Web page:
AL STEWART | LIVE REVIEW
Grand Theatre, Swansea, Sun 14 May
The Back To The Bedsit tour was ready to conclude but this artist had no intention of taking it easy for his last show. Finishing off in Swansea’s Grand Theatre, it proved to be an ideally intimate venue for the acoustic musician’s record of historical examination, the revival of 1960s folk music and 16 studio albums’ worth of material, dating back to his debut of Bed-Sitter Images.
Dr Dave Nachmanoff (Al’s right hand man) was first to perform a few songs, including Kindred Spirits which was written about Elizabeth Cotten’s Freight Train. His singing was, admittedly, decidedly average but his guitar playing was an incredible feat to witness. His finger movements seemed as natural as breathing and were shortly tested to their full capabilities as he introduced on to stage a slim figure with a soft voice and big reputation.
Al Stewart walking out from stage right, beginning with House Of Clocks, a number from his Down In The Cellar album. Stewart has walked an interesting life and has always enjoyed engaging the audience with these tales. For the Swansea crowd, he indulged them with a story of spending a night sharing a hotel room with Simon & Garfunkel after a rather hairy situation that nearly left him without a bed in London.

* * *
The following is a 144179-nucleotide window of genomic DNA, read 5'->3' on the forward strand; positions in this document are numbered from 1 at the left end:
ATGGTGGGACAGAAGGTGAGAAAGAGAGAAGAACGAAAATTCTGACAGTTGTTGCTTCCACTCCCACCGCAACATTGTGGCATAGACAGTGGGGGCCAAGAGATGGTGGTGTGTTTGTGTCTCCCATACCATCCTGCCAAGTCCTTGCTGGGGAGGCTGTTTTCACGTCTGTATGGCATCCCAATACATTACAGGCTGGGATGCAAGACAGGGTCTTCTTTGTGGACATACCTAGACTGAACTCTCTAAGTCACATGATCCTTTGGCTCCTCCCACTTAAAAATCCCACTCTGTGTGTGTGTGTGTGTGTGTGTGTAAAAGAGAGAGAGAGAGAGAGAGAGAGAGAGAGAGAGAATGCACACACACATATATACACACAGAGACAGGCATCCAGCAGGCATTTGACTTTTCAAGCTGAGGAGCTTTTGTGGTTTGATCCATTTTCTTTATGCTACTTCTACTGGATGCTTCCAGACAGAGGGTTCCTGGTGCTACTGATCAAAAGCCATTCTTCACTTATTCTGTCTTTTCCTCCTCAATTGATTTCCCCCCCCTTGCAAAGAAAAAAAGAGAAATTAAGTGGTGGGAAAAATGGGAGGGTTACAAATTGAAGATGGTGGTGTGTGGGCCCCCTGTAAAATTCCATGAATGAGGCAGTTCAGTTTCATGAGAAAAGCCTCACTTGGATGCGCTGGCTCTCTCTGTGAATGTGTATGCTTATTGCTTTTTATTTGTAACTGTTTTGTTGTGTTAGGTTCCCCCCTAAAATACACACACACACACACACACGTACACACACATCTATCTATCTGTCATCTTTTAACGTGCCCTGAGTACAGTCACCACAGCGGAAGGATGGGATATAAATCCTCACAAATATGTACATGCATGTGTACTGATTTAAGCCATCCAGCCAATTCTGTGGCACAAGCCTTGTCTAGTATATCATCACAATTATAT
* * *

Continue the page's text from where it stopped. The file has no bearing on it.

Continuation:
The duo were subsequently joined by a past member of The Sutherland Brothers, Tim Renwick, for a delve into the drawn-back The Palace Of Versailles – the musicians taking the theatre on a trip through the French revolution and Napoleon’s inevitable rise to power. On The Border was masterfully transcribed through the three guitarists’ skills and the quintessential Spanish motif that Peter White had added all those years ago, its lyrics painting a vivid image of the Basque separatist movement and Rhodesian crisis.
After a short interlude, the songwriter took a moment to eloquently explain the content of Old Admirals before commencing with the gentle melody. Based on Admiral Lord Fisher, his devotion to the British Royal Navy and his frustrated resignation, Stewart went into details of his creation of the HMS Dreadnought and Fisher’s bitter arguments with Winston Churchill over the Gallipoli campaign.
Originally influenced by the passing of British comedian Tony Hancock (but later re-written so not to take advantage of his death), Stewart’s famous Year Of The Cat gave reference to the relationship between Humphrey Bogart and Peter Lorre’s characters in Casablanca, and was yet another song from the performance that left onlookers applauding the success of the show thus far. Ending on a high, the three-piece received a standing ovation before departing after a warm and hospitable conclusion to a successful throwback tour.
words and photos NATHAN ROACH